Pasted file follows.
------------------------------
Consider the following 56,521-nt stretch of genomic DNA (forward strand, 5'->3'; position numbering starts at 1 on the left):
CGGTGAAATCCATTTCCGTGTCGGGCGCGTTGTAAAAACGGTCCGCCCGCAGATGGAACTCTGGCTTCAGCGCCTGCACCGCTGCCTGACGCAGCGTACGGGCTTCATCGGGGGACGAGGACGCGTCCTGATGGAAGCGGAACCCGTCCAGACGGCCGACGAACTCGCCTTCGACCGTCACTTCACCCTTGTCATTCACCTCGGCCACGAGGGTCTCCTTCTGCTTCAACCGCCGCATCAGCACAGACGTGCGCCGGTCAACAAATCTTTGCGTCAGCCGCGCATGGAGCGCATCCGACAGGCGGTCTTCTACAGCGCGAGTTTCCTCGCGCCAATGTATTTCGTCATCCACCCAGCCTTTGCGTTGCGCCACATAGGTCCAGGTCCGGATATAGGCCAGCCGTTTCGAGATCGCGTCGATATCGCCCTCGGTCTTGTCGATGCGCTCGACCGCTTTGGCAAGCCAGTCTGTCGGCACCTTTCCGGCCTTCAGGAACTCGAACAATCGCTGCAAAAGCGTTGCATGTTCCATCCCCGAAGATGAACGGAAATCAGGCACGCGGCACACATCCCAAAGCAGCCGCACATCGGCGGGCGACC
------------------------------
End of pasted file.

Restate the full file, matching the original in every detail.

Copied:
Consider the following 56,521-nt stretch of genomic DNA (forward strand, 5'->3'; position numbering starts at 1 on the left):
CGGTGAAATCCATTTCCGTGTCGGGCGCGTTGTAAAAACGGTCCGCCCGCAGATGGAACTCTGGCTTCAGCGCCTGCACCGCTGCCTGACGCAGCGTACGGGCTTCATCGGGGGACGAGGACGCGTCCTGATGGAAGCGGAACCCGTCCAGACGGCCGACGAACTCGCCTTCGACCGTCACTTCACCCTTGTCATTCACCTCGGCCACGAGGGTCTCCTTCTGCTTCAACCGCCGCATCAGCACAGACGTGCGCCGGTCAACAAATCTTTGCGTCAGCCGCGCATGGAGCGCATCCGACAGGCGGTCTTCTACAGCGCGAGTTTCCTCGCGCCAATGTATTTCGTCATCCACCCAGCCTTTGCGTTGCGCCACATAGGTCCAGGTCCGGATATAGGCCAGCCGTTTCGAGATCGCGTCGATATCGCCCTCGGTCTTGTCGATGCGCTCGACCGCTTTGGCAAGCCAGTCTGTCGGCACCTTTCCGGCCTTCAGGAACTCGAACAATCGCTGCAAAAGCGTTGCATGTTCCATCCCCGAAGATGAACGGAAATCAGGCACGCGGCACACATCCCAAAGCAGCCGCACATCGGCGGGCGACC